Another option in the third model was to examine if it was legally permissible to admit Muslim minority students in recognition of the contribution of Wakf land for the purpose.
The expert committee ruled out the option of deemed university; the Ministry of Law and Justice ruled out the second option as it would have been inconsistent with the Aziz Basha judgment of Supreme Court and the Ministry of Minority Affairs is left with the third option.
The HRD Ministry is willing for setting up these institutions in any of the modes …
The HRD Ministry had also suggested an alternative of accommodating the three universities within the AMU as part of ongoing expansion of instead of setting up new universities. The suggestion to establish campuses of AMU at the three places was not agreed to on the ground that the ongoing expansion of AMU has serious misgivings amongst the alumni who feel that off-campuses would dilute the residential character of AMU.
Institute of Management Technology, Ghaziabad is setting up its campus in Hyderabad. …
This apart, Narsi Monjee Institute of Management Studies (NMIMS), rated among the best business schools in India, too will start its new campus at Jadcherla, Mahabubnagar district.
This is all set to come up with an excellent infrastructure in two years involving an investment of approximately Rs 35 crores in the first phase. …
The GMR group is associating with SCHULICH School of Business, one of the top business schools in the world and is a part of York University, Toronto, Canada.
It is setting up an international business school in Hyderabad, which will make efforts to promote business education with a global perspective.
… Hyderabad is already home to ISB, IIIT, IIT, BITS Pilani, Nalsar Law University, ICICI Knowledge Park, Genome Valley, University of Hyderabad. It also boasts of Institutes of excellence, research and development establishments and a large number of universities.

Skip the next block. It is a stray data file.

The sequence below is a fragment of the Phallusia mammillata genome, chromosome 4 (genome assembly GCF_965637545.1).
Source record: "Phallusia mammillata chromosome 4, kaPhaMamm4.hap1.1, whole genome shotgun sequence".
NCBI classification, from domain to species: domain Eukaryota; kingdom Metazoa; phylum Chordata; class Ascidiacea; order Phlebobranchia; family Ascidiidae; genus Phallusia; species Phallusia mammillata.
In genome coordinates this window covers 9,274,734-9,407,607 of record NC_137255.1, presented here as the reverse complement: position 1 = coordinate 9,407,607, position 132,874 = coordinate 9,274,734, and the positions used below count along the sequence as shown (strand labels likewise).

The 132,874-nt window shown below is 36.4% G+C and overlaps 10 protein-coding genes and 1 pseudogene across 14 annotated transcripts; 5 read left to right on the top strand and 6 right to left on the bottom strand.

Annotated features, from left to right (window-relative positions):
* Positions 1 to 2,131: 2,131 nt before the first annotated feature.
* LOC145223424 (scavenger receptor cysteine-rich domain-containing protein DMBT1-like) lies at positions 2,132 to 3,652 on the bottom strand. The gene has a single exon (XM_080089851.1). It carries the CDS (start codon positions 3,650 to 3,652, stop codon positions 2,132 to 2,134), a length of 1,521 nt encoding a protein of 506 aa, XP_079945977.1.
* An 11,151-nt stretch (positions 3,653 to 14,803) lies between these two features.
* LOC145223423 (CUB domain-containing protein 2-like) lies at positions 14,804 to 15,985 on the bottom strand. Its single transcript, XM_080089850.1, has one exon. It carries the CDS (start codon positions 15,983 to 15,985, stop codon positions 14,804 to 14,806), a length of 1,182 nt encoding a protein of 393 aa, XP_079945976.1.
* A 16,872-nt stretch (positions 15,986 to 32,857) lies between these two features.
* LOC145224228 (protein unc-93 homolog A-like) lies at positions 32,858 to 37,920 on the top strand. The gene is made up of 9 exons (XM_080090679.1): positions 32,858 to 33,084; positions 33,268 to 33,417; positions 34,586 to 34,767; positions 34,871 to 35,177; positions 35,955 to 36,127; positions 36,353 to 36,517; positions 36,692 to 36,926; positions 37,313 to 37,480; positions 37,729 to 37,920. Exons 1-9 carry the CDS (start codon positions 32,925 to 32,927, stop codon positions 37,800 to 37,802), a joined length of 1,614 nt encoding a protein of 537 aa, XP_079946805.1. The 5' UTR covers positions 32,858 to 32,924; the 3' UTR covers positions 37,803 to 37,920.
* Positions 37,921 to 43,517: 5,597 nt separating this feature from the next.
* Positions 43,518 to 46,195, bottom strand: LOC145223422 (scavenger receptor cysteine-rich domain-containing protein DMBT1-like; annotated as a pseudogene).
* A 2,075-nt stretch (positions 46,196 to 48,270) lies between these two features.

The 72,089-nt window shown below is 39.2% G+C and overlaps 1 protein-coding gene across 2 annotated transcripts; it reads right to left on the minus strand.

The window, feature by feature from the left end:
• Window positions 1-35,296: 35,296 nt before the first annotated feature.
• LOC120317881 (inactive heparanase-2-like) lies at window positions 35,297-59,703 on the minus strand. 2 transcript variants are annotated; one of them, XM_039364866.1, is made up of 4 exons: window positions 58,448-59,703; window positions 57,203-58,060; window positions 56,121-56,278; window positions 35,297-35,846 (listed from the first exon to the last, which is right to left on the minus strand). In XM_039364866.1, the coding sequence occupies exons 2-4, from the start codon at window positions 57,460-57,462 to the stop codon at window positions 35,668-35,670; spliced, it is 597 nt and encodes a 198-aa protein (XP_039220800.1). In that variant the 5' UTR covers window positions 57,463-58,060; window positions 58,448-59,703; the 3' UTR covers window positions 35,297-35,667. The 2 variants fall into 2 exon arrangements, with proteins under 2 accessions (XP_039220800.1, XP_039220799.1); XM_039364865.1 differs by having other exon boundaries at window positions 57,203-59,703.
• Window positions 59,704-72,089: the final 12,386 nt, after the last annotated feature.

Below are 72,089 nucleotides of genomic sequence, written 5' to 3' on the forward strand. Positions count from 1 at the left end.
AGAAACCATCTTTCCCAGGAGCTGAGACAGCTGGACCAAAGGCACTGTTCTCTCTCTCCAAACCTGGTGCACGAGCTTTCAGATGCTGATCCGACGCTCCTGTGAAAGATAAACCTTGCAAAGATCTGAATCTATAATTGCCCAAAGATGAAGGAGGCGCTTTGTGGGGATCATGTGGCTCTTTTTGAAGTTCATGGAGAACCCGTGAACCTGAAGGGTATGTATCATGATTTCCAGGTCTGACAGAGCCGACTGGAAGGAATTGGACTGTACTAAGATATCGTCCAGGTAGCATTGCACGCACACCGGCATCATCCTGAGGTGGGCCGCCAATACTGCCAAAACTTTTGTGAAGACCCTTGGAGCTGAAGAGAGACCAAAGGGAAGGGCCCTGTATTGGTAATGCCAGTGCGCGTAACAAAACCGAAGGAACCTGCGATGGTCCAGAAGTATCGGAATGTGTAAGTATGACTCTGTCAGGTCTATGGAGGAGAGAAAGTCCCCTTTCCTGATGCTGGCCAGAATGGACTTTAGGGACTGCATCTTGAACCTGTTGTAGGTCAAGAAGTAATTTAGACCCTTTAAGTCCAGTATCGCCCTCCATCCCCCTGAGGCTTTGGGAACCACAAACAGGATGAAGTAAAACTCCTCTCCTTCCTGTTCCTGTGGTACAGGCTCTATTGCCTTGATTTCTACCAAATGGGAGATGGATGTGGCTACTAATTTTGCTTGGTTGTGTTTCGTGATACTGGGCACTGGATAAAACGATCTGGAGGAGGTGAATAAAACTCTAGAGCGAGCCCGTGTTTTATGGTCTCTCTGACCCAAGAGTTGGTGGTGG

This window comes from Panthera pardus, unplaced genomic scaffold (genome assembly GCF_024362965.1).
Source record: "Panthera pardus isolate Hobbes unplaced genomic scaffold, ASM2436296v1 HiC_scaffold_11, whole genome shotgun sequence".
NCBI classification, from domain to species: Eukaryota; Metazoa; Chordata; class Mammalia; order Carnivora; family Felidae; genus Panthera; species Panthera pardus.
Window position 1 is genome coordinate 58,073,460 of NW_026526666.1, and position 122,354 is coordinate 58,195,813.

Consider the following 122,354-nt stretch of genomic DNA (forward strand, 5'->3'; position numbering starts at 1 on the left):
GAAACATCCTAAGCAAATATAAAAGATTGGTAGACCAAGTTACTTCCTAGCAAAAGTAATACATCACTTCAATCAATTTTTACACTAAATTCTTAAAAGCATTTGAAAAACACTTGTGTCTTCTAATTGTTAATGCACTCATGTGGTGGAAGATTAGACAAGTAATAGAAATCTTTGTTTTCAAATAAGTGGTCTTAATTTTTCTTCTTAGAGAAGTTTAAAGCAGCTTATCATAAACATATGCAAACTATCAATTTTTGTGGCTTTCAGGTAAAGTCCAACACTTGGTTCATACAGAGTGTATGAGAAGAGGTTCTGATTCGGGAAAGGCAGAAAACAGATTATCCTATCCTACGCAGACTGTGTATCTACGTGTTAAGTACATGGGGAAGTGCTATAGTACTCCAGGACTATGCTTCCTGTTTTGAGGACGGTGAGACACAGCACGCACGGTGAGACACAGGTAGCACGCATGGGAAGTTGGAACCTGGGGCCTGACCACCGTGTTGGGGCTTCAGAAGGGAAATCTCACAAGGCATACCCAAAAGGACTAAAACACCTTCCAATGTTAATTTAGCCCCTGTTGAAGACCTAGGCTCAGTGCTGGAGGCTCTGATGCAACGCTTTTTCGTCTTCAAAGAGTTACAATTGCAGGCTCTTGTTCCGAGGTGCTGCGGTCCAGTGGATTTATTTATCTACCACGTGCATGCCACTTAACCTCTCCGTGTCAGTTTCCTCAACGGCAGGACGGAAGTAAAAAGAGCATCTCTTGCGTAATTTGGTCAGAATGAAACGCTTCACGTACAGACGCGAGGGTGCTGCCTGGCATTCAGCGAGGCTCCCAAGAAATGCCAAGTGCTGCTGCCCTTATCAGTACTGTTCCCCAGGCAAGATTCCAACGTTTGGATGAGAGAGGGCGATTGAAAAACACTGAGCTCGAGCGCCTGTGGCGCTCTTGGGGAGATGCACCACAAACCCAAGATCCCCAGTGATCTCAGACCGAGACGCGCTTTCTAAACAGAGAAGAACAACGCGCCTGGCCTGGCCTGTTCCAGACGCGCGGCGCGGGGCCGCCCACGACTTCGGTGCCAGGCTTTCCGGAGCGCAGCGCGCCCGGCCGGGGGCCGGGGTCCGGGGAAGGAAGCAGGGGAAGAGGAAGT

… Last year, Andhra Pradesh also invited IIM- Ahmedabad (IIMA) to set up a satellite campus near Hyderabad. This was supposed to be a seamless campus for which the IIMA will make the admissions for it. The faculty will be part of the IIMA.
The state earlier had also invited Tata Institute of Fundamental Research, CMC Vellore, Birla Institute of Technology (Pilani) and others to set up centres in the state.
After all this background study, and a lot of discussions, IIIT-Delhi finally decided to take the lead and shift to requiring only Maths as a necessary pre-requisite for applying for admission to BTech(IT). Of course, the Institute still will have an aptitude test for selection.
However, this seems to be only useful for students from Delhi. (Please double-check at the IIIT Delhi website.) I.e., Delhi Plus 2 arts students with Maths will be eligible to the BTech(IT) program of IIIT Delhi.
Although there are 15% seats for out-side Delhi students, these students have to take AIEEE.
Himachal Government has raised the demand for setting up of Indian Institute of Management (IIM) and Indian Institute of Information Technology (IIIT) in the State with the Government of India. …
Chief Minister said that Himachal Pradesh was poised to emerge a ‘Knowledge Hub’ where best of the vocational educational facilities would be available to the students from all over the world. He said that the IIT classes had already started at Mandi, NIFT classes at Chheb in district Kangra besides the Central University and soon ESI Medical College would start admission at Ner Chowk in district Mandi, Hotel Management Institute at Hamirpur and Food Craft Institute at Dharamshala.
… He said that vocational education was being given added priority since the State had 17 engineering colleges, one in Government and 16 in private sector; 30 polytechnics, nine in government and 21 in private sector and 81 industrial training institutes. He said that additionally 3 major nursing colleges had also been started in the State to give strength to the vocational education system.
Prof. Dhumal said that the State was encouraging private participation in imparting quality education to the students … He said that apart from 3 universities in the government sector 11 private universities had been set up in the state in addition to the one Technical University which too had started functioning. … He said that Rs. 62 crore were being spent over setting up of five polytechnics in Kinnaur, Sirmour, Bilaspur, Kullu, Lahaul and Spiti districts while Hydro Engineering College had been proposed to be opened at Bilaspur under joint venture of National Hydro Power Corporation and National Thermal Power Corporation. He added that the Institute of Engineering and Technology had also been set up at Pragatinagar with the assistance of Satluj Jal Vidyut Nigam. … He said that Himachal Pradesh happens to be the first State, which was spending 18 percent of its budgetary provisions on education, highest in the country and similarly 12 percent of the budget had been earmarked for agriculture related activities. … He said that Bilaspur, Mandi, Chamba and Kullu districts would be new destinations for setting up of future universities in private sector.